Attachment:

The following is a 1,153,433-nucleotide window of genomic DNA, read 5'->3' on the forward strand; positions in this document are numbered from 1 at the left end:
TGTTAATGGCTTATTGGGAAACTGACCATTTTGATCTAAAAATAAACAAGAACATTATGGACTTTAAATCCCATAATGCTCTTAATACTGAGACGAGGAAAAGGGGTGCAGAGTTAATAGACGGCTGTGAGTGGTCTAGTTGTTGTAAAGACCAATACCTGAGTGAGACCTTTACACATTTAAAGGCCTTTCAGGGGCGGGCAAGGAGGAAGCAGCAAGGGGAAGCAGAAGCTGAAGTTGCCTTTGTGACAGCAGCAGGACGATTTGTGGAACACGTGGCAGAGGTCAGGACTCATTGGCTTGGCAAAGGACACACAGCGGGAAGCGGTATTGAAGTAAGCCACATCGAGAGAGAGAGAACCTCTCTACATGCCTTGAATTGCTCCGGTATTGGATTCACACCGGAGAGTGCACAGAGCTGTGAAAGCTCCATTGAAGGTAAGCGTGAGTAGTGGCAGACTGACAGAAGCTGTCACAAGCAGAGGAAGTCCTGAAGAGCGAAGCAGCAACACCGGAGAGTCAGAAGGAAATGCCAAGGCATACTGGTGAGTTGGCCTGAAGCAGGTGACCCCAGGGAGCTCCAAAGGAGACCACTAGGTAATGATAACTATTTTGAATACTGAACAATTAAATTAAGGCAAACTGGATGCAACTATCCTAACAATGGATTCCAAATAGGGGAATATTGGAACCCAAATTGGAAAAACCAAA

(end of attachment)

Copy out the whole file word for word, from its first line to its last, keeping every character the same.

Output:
The following is a 1,153,433-nucleotide window of genomic DNA, read 5'->3' on the forward strand; positions in this document are numbered from 1 at the left end:
TGTTAATGGCTTATTGGGAAACTGACCATTTTGATCTAAAAATAAACAAGAACATTATGGACTTTAAATCCCATAATGCTCTTAATACTGAGACGAGGAAAAGGGGTGCAGAGTTAATAGACGGCTGTGAGTGGTCTAGTTGTTGTAAAGACCAATACCTGAGTGAGACCTTTACACATTTAAAGGCCTTTCAGGGGCGGGCAAGGAGGAAGCAGCAAGGGGAAGCAGAAGCTGAAGTTGCCTTTGTGACAGCAGCAGGACGATTTGTGGAACACGTGGCAGAGGTCAGGACTCATTGGCTTGGCAAAGGACACACAGCGGGAAGCGGTATTGAAGTAAGCCACATCGAGAGAGAGAGAACCTCTCTACATGCCTTGAATTGCTCCGGTATTGGATTCACACCGGAGAGTGCACAGAGCTGTGAAAGCTCCATTGAAGGTAAGCGTGAGTAGTGGCAGACTGACAGAAGCTGTCACAAGCAGAGGAAGTCCTGAAGAGCGAAGCAGCAACACCGGAGAGTCAGAAGGAAATGCCAAGGCATACTGGTGAGTTGGCCTGAAGCAGGTGACCCCAGGGAGCTCCAAAGGAGACCACTAGGTAATGATAACTATTTTGAATACTGAACAATTAAATTAAGGCAAACTGGATGCAACTATCCTAACAATGGATTCCAAATAGGGGAATATTGGAACCCAAATTGGAAAAACCAAA